Delete
    2. agreed, 87k is fine for YA fantasy. There's a lot of wiggle room in WC in the fantasy genre.

      Delete
  5. My opinions...please take what helps and ignore the rest!

    Query:
    The clash of swords has always pumped fire into sixteen-year-old Janai’s veins, filling her head with dreams of becoming a warrior. But everything changes when her father is murdered and she becomes the new Queen of Emerise. (Good set up. I know her, what she wants, and her problem.)
    People whisper that she is too young to rule, and even worse, some believe she may become a dark priestess like her mother, who was executed years ago for destroying a village. (Let's focus on what Janai thinks...she hears the whispers...does she think she's too young, does she feel this dark power in herself?) If Janai must rule, she wants to do so with light magic to continue her father’s legacy. However, when she’s framed for using dark powers to kill someone, she’s stripped of her title and sentenced to death. With the help of her friends, she flees to a city called Sivanna, where the buildings and people are painted with beautiful works of art. (I WANT TO GO TO SIVANNA! Though why does she go there?)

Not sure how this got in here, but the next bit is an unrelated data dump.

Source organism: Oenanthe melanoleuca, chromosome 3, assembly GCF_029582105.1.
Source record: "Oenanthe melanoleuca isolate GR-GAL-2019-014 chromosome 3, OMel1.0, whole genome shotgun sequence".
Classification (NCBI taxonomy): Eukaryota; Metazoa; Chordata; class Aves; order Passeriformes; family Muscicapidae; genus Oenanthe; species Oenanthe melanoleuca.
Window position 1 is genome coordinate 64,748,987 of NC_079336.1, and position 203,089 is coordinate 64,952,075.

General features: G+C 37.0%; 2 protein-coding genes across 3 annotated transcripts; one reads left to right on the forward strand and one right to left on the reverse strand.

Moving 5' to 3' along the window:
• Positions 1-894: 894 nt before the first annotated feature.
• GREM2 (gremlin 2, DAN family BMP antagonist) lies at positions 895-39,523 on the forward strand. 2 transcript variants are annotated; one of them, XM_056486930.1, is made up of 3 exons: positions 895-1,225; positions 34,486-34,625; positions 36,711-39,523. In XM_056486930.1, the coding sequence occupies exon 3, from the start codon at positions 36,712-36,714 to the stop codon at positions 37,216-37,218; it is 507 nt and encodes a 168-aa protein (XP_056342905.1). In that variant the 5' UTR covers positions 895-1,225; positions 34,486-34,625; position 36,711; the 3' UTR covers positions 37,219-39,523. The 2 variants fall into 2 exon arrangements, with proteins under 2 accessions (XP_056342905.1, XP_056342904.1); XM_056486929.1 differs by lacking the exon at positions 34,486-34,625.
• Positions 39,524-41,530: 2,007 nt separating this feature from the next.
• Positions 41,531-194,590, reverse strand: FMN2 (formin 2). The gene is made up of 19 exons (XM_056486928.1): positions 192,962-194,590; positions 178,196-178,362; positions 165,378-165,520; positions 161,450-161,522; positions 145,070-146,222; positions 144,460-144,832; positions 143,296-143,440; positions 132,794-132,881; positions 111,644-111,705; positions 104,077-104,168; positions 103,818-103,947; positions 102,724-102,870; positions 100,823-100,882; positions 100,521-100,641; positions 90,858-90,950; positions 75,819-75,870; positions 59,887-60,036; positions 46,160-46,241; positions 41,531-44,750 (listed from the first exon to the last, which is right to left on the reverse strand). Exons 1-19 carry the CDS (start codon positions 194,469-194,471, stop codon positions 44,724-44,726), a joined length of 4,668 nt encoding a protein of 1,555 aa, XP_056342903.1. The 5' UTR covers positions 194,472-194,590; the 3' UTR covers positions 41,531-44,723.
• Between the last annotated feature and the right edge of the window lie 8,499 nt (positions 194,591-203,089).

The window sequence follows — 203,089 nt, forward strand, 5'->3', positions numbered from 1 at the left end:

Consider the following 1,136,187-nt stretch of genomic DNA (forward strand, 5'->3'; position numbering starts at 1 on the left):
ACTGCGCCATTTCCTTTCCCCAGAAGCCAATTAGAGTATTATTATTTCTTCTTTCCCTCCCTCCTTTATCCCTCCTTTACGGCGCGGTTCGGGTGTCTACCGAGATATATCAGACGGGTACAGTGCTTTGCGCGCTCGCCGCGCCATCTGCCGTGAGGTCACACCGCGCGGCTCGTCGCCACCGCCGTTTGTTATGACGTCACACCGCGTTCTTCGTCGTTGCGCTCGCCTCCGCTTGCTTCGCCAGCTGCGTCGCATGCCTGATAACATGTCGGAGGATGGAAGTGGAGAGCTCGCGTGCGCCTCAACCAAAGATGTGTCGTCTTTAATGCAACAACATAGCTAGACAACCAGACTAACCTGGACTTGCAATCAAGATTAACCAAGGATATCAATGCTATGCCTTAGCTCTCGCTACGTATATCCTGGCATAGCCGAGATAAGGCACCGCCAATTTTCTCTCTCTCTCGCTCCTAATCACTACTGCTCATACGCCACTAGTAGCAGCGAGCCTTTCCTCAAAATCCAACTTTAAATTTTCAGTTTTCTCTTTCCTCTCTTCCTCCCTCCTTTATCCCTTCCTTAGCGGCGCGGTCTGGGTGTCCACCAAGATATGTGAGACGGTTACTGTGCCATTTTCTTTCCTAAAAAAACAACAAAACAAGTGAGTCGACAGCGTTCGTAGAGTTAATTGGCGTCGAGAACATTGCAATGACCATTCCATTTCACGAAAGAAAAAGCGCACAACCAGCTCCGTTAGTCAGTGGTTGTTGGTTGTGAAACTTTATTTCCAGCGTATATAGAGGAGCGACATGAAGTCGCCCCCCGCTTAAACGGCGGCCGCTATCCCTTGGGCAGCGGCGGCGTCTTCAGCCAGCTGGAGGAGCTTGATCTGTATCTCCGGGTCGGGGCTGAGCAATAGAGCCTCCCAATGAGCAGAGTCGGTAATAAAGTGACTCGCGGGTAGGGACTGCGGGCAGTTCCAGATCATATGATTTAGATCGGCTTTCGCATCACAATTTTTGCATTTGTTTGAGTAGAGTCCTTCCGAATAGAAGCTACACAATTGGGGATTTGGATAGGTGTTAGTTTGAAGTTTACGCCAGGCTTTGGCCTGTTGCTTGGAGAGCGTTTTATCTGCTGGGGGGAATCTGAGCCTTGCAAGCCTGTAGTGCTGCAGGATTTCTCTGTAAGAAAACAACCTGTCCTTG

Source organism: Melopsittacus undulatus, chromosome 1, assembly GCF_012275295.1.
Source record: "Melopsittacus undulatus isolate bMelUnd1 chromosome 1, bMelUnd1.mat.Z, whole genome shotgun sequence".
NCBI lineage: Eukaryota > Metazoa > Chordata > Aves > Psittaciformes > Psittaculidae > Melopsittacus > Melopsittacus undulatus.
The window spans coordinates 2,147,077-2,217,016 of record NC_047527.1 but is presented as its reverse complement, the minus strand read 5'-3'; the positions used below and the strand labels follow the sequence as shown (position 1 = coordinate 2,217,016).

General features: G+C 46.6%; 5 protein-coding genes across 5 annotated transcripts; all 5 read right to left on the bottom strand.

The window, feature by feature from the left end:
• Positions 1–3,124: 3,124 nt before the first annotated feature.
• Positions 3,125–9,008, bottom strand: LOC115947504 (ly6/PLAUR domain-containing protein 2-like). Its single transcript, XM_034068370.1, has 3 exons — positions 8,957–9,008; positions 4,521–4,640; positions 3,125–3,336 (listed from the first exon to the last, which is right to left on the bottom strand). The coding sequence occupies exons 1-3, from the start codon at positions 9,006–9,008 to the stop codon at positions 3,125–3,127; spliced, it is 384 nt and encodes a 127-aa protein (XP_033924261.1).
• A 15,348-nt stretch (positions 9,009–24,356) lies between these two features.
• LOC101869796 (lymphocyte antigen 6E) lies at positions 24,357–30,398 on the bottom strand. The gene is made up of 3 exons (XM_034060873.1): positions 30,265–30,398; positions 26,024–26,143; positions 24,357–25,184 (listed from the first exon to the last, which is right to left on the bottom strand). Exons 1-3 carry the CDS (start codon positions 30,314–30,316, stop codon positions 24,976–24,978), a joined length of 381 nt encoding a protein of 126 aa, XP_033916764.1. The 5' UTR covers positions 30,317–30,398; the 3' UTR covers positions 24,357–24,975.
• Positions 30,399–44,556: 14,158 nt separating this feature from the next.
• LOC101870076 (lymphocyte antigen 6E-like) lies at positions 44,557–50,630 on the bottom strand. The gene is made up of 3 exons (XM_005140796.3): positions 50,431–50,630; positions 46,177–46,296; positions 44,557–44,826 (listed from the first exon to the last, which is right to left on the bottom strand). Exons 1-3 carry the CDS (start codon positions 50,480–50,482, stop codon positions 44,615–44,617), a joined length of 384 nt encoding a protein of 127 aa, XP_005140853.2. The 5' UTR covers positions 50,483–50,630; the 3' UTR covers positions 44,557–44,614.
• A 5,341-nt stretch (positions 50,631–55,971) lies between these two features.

Twice a year, Sivanna hosts an event called the Spar Games, where warriors fight for prestige and gold. (Oh, is that why she goes there? To be able to fight?) Janai uses her skills in swordsmanship to participate, hoping to gain the support she needs to become queen again and save her people from a tyrant who threatens their peaceful way of life. (This Tyrant should be set up earlier...as part of the conflict in the para 2. Otherwise I feel like you threw him at me last minute. If he a big problem put him in earlier.) With each triumph in the arena, new enemies begin emerging, and though many of Janai’s allies watch her back, she’s sure at least one wants to put a knife in it. The path to reclaim her throne is fraught with blood and betrayal, not to mention her inner fight against the darkness she may have inherited. And being a warrior on the outside doesn’t always mean being tough on the inside. (There might be too many things in here. What is the main story? Then what keeps her from it? I feel like the people trying to stab her in the back because of her success in the arena is a subplot...and maybe not needed? The path to reclaim her throne...that sentence is too vague. What must she overcome? What is the big moment that gives her a choice? What will happen or won't happen when she chooses? The last line doesn't do it for me. But I like Janai! I want to know about her world. And I think 87K is a pretty darn good length for YA fantasy.)

    ReplyDelete
  6. First 250 Words:
    The darkness below held the traitor in its midst. (I like this line! Now I want to be in the head of the person thinking about this traitor.)